TheFilter

First Look and Invites To Peter Gabriel's New Music Discovery Site: The Filter

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Peter Gabriel knows a thing or two about music, and he thinks he’s come up with a better way for you to find new music that will rock your world. The latest digital music company he is backing is called The Filter. It is essentially a meta-recommendation engine for music, movies, and Web video. Right now, it works best for music. The site was announced today and we have beta invites. There are only 100 of them. So sign up here. You probably have about 30 seconds before they are all gone.

The site (which is a little bit buggy right now) is designed as an entertainment start page, with music, movie, and Web video recommendations that change daily. There are also RSS feeds that link to music and movie reviews. Explains David Maher Roberts, CEO of Exabre (the British company that runs the Filter):

The idea of the Website is the world of entertainment filtered for you. We go out and find lots of information, and filter that according to your taste. The more we know about you, the more we can give you a daily dose of entertainment content.

For now, though, the company is focusing mostly on getting the music recommendations right. Click on the music tab and you are presented with a list of songs selected for especially for you, as well as a list of songs that “everyone is into right now.” You can play each list, but only 30-second samples from each (a major drawback to the site that could be rectified through a deal with We7, an ad-supported, full-track online music service that Gabriel is also an investor in).

The Filter combines together a number of filtering approaches based on purchase, listening, browsing, and rating histories. It tries to collect as much information about musical tastes as it can, both yours and other people’s—overall music purchases, your iTunes history, how you rate songs and artists on the site, and the listening habits and ratings of your friends. In a sense it combines Amazon’s collaborative filtering with Last.fm’s behavioral filtering. Says Roberts:

Amazon’s recommendations are based on purchase data. Last.fm’s are based on consumption data. We are based on both.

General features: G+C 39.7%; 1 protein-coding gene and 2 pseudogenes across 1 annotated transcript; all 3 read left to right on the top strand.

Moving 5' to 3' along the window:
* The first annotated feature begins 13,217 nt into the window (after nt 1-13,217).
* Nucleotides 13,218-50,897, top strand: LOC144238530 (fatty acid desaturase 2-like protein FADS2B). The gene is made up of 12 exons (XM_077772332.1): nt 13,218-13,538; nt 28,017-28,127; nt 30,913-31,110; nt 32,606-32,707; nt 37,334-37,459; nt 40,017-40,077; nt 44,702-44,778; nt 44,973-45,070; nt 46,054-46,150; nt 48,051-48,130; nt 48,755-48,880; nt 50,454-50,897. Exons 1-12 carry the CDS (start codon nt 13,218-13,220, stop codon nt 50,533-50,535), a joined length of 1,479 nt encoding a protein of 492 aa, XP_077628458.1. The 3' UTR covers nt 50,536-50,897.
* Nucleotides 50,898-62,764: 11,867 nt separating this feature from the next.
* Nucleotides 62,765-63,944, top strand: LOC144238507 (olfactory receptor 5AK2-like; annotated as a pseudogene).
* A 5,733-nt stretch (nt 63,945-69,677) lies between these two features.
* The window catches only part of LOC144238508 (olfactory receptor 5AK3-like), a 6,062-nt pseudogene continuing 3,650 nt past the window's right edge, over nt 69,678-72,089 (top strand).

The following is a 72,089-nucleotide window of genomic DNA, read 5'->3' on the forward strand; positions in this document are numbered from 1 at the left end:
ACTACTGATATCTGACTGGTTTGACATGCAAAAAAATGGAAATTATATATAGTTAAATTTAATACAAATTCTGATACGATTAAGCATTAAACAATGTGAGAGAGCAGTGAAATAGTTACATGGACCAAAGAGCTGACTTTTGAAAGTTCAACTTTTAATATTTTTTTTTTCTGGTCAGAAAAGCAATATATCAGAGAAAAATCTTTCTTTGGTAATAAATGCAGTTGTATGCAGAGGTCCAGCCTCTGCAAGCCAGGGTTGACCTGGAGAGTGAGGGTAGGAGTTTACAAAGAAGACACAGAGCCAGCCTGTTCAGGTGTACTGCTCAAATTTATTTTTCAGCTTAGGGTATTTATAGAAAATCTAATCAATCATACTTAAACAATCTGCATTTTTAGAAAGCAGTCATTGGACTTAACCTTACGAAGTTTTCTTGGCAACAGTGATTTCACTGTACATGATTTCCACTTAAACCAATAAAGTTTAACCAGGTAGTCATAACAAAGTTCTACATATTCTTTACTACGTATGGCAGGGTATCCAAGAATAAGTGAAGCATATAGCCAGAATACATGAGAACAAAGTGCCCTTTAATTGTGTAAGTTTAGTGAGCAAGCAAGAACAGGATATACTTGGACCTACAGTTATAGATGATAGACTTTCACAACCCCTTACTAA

the-filter-filter.pngThe Filter gathers your listening history through an iTunes plug-in that you need to download (also called The Filter) that scans your music library and keeps track of your listening habits, similar to iLike’s iTunes plug-in or Last.FM’s Scrobbler. Then the Filter adds to that by comparing it to overall digital music purchase data. It gets this from OD2, another Gabriel-backed startup that was bought by Loudeye (later bought by Nokia) and powers the digital music stores for Nokia and MSN Music. (When Gabriel sold OD2, he invested in Exabre, which has raised $8.5 million in venture capital). All in all, the company’s database is filled with information about 4.5 million songs, 330,000 movies, and 50 million music transactions and playlists.

The Filter’s data, however, is skewed 80 percent towards European markets, so it ends up recommending songs that are more popular across the pond (they still love The Smiths over there). You can fine-tune the recommendation engine by rating individual songs or artists, or tweaking the engine with sliders that bring up “more expected” or “more surprising” matches. You can also filter by new or old songs. The recommendations seem a little hit or miss. (The Smith’s “How Soon Is Now?” and Joy Division’s “Love Will Tear Us Apart.” Okay. But Van Halen’s “Jump”?). These should get better over time.

Every filtering approach has its issues. Collaborative filtering has a cold start problem. Until someone build up a purchase history, you don’t really know much about her tastes. Filtering based on the music people own or listen to runs into what Roberts calls the “Beatles Problem”:

There are several problems with the Beatles. For one thing, there is no purchase information. But the real problem is that everybody owns or has the Beatles in their collection. The algorithm thinks it goes with everything. If you leave an algorithm to its own devices, it keeps on recommending the same thing.

To get around these issues, the Filter’s algorithm recognizes super-popular songs and handicaps them with anegative bias so that they don’t dominate the recommendations. It also takes into account inertia. If you haven’t listened to the Rolling Stones in a while, their weighting starts to decay. The system learns about you, but also forgets about you. It gives purchase information the most weight, followed by consumption data gathered from the iTunes plug-in, followed by your ratings and other data.

The Filter has a long way to go to be competitive with Last.fm, iLike, or many other online music services. But its technology-agnostic approach and strong music ties could help it distinguish itself. Definitely what needs strengthening is the social aspect of the service. You can add friends, but they all need to be members right now. This summer, members will be able to take The Filter with them to Netvibes or iGoogle as widgets that show a recommended playlist. A Facebook app is also in the works that will let you mix your musical taste with a friend’s to come up with a musical taste mashup.

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